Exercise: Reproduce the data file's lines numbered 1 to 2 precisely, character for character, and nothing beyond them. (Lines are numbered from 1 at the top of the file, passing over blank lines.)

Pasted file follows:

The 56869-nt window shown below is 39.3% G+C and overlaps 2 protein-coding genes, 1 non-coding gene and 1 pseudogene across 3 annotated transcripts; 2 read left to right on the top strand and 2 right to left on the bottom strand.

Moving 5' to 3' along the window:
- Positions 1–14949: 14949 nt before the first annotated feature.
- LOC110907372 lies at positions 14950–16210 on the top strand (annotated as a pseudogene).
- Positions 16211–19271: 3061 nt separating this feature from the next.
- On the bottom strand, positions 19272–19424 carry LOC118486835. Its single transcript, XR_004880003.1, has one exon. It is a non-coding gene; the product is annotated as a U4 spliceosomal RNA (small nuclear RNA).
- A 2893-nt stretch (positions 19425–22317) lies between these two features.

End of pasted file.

The 56869-nt window shown below is 39.3% G+C and overlaps 2 protein-coding genes, 1 non-coding gene and 1 pseudogene across 3 annotated transcripts; 2 read left to right on the top strand and 2 right to left on the bottom strand.

Moving 5' to 3' along the window: